Real Estate Matters: Woman signs home over to daughter as protective measure, has second thoughts
Q: My wife signed her home over to her daughter 15 years ago. She wanted to protect her home in case she ever went into a nursing home. She got paid less than $100 for the house.
We got married three months ago and her daughter now has a very controlling husband and they will not sign the deed back over to her. My wife wants the house to go to me when she dies. She is still living in the home.
What can we do to get the title to the home back in her name? We just revoked her will and I don’t know if that has anything to do with it.
A: Your wife’s situation is quite unfortunate. We’ve written about this many times and constantly let our readers know that they should be very careful giving up part or total ownership of their homes.
Your wife has made several critical errors. First, your wife’s daughter paid her only $100 for the home. While it’s likely that the true value of the home was far more than $100 at the time, it appears that your wife’s intent was to no longer own the home directly. She likely wanted the home to be out of her name to avoid losing the equity if she needed nursing home care.
Without going into too much detail, when a person needs nursing home care and has little to no assets, Medicaid will pick up the cost of the care. Medicaid in turn will look at the person’s finances over the prior 60 months (30 months in California) to see what funds might be able to be recouped. This is called Medicaid’s look-back period. According to the American Council on Aging, Medicaid does this “to prevent Medicaid applicants from giving away assets or selling them under fair market value to meet Medicaid’s asset limit.”
So, your wife didn’t want to have her home as an asset in her name and chose to get rid of it. If she had sold it, the money she received from the sale would have been used to pay for her nursing home care before Medicare would step in.
Now that she’s married to you, and presumably has a stronger financial situation, she wants her home back and her daughter (or your son-in-law) is reluctant to give it back to her.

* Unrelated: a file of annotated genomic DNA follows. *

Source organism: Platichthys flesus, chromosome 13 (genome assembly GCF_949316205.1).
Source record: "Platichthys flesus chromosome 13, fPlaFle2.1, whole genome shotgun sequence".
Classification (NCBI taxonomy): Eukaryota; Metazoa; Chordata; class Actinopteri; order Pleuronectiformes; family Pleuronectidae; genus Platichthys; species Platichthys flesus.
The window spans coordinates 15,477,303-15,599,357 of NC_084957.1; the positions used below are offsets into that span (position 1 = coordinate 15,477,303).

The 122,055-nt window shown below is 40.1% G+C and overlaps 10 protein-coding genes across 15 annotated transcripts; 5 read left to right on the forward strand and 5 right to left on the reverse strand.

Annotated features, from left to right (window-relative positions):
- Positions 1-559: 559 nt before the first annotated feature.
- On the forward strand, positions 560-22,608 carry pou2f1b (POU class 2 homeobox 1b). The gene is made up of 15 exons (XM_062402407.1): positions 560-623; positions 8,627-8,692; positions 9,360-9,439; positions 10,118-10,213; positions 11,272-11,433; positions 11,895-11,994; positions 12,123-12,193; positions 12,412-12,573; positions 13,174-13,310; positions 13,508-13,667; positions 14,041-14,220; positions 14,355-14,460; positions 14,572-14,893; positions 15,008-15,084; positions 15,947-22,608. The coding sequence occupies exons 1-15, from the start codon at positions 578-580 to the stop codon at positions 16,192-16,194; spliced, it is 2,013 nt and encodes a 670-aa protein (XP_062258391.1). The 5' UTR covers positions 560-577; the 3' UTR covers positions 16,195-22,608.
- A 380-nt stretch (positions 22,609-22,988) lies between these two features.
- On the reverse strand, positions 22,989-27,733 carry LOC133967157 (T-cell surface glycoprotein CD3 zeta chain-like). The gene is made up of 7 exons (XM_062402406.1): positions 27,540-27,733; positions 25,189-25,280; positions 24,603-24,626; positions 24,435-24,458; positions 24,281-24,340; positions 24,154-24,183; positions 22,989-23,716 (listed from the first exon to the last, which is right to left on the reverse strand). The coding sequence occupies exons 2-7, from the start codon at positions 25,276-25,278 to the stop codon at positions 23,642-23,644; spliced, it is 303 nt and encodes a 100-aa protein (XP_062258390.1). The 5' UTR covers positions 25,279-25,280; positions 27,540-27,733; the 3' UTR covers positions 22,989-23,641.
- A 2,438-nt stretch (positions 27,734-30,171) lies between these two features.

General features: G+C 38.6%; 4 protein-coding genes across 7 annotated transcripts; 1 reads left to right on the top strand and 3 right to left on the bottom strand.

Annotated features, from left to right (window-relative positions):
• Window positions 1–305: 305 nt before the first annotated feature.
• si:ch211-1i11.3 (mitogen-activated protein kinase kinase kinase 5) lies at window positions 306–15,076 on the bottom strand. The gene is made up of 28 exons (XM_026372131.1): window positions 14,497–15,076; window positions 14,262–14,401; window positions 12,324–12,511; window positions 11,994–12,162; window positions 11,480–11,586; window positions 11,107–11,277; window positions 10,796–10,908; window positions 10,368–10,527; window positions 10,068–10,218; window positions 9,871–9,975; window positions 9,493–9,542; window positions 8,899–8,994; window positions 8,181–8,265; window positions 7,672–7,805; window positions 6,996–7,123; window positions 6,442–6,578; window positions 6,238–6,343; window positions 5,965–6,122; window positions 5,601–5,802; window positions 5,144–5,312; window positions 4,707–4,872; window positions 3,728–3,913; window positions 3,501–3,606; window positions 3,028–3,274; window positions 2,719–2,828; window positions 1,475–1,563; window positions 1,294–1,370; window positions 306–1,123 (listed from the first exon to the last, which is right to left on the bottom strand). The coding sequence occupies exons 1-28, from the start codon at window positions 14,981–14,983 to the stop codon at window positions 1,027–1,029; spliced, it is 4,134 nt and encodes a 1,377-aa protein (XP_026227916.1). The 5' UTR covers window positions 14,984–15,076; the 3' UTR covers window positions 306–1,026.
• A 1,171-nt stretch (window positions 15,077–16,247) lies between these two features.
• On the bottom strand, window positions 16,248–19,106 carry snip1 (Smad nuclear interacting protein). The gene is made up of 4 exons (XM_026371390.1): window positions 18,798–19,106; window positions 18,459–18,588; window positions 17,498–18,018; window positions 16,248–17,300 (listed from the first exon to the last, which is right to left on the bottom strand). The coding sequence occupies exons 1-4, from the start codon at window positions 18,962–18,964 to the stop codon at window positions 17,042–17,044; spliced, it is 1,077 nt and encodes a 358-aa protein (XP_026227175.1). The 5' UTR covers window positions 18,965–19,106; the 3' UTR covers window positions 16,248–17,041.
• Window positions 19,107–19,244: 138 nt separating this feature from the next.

Unfortunately, there’s not much legally your wife can do to force her daughter to transfer the home back to her. On the other hand, she can try to persuade her to transfer the title to the home back on moral grounds. We suspect that the daughter knows that your wife has decided to give the home to you when she dies, so she doesn’t have much of an incentive to give it back.
You might want to talk to a local estate planning attorney and discuss the circumstances surrounding the transfer of ownership to her daughter. The attorney will likely ask quite a few questions about the transfer, including when it was done, why it was done and what was said at that time. The idea behind the questions would be to determine whether the “sale” was not in fact a sale but an arrangement for the purpose of shielding assets from the reach of Medicare.
There may be other facts in play that the attorney may discover that could give your wife a better understanding of the chances of getting the property back and the process you could use to do that. Good luck.
(Ilyce Glink is the author of “100 Questions Every First-Time Home Buyer Should Ask” (4th Edition). She is also the CEO of Best Money Moves, an app that employers provide to employees to measure and dial down financial stress. Samuel J. Tamkin is a Chicago-based real estate attorney. Contact Ilyce and Sam through their website, bestmoneymoves.com.)
©2022 Ilyce R. Glink and Samuel J. Tamkin. Distributed by Tribune Content Agency, LLC.